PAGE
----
FilmConvert for Sony RX100 IV and RX10 Available

December 15th, 2015
FilmConvert for Sony RX100 IV and RX10 Available

FilmConvert is our film look plugin of choice for many of the review videos we shoot here at cinema5D. It’s easy to use, there are integrated versions for Premiere and Final Cut Pro X as well as a standalone version, and in our opinion, there isn’t an easier and faster way to achieve a very sophisticated film look without much more effort (and no, this is not a sponsored post … I just like it!).

One of the qualities of FilmConvert is that they develop their presets specifically for each camera, which makes it actually easy to match different cameras across models and even manufacturers using the plugin. On the other hand, you need to download these profile packs individually. Luckily they have become quite fast in implementing new picture profiles for new cameras.

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There’s the two fairly new Sony RX100 IV and sony rx10 II cameras, (small sensor, fixed-lens cameras) that have gained popularity among semi pro filmmakers as B-cameras or quick always-in-your-pocket tools. The amount of possible movie mode adjustments in these cameras make them viable tools also for professionals – just look at my colleague Johnnie Behiri’s great video reviews of the RX100 IV as well as the RX10.

To make grading easy with these cameras, head over to FilmConvert to download the appropriate plugin pack for free (if you already own the software).

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Mark Moreve
Mark Moreve
GuestDecember 15th, 2015

Having not come across this software before and having just bought a Rx10mk2 it’s interesting that it just mimics popular film stocks. Personally I would have liked to see plugins that make one cameras rec709 mimic another cameras rec709 identically. So maybe to match a Fs7 and a Rx10mk2 or a C300 to a A7s. One thing that Canon have done for years is the Xseries profile so you can match any XF camera to Eos stills cameras. It’s really handy and the match is identical, so you don’t need to grade.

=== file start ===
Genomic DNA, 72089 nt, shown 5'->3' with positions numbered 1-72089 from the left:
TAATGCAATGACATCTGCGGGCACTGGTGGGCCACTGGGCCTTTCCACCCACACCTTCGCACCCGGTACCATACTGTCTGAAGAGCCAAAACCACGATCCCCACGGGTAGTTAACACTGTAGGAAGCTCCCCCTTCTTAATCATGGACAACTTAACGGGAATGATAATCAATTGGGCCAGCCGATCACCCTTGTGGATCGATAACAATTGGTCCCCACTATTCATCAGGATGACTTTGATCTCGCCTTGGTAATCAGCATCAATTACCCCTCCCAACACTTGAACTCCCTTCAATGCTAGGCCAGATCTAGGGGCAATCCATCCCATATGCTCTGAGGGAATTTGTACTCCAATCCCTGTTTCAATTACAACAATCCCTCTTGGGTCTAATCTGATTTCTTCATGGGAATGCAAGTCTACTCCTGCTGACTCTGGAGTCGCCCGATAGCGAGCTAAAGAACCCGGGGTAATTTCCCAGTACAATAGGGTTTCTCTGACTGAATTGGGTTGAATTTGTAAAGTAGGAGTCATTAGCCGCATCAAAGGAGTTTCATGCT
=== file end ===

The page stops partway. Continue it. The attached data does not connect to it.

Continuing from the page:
The list is extensive and endless. As it’s something I find I spend time trying to achieve on jobs which don’t have loads of time for grades.

Dre Hund
MemberDecember 23rd, 2015

There are three things to make a classic film look, besides the subject matter. Impeccable lighting, gauze filtering for close ups, and the integration of film grain that acts as a blender of all the elements. The grain reacts differently based on the gamma of light hitting it. Gable and Lombard were both very attractive people, but they were always filmed through gauze in close ups. The function of the filter was to keep our eyes on their expressions, and not their skin details. It kept the story going without the viewer bothering to analyze the aging and defects found in all people. Plus, the gauze created little micro halo’s around surfaces. But don’t try gauze without perfect lighting. All you’ll get is mush.

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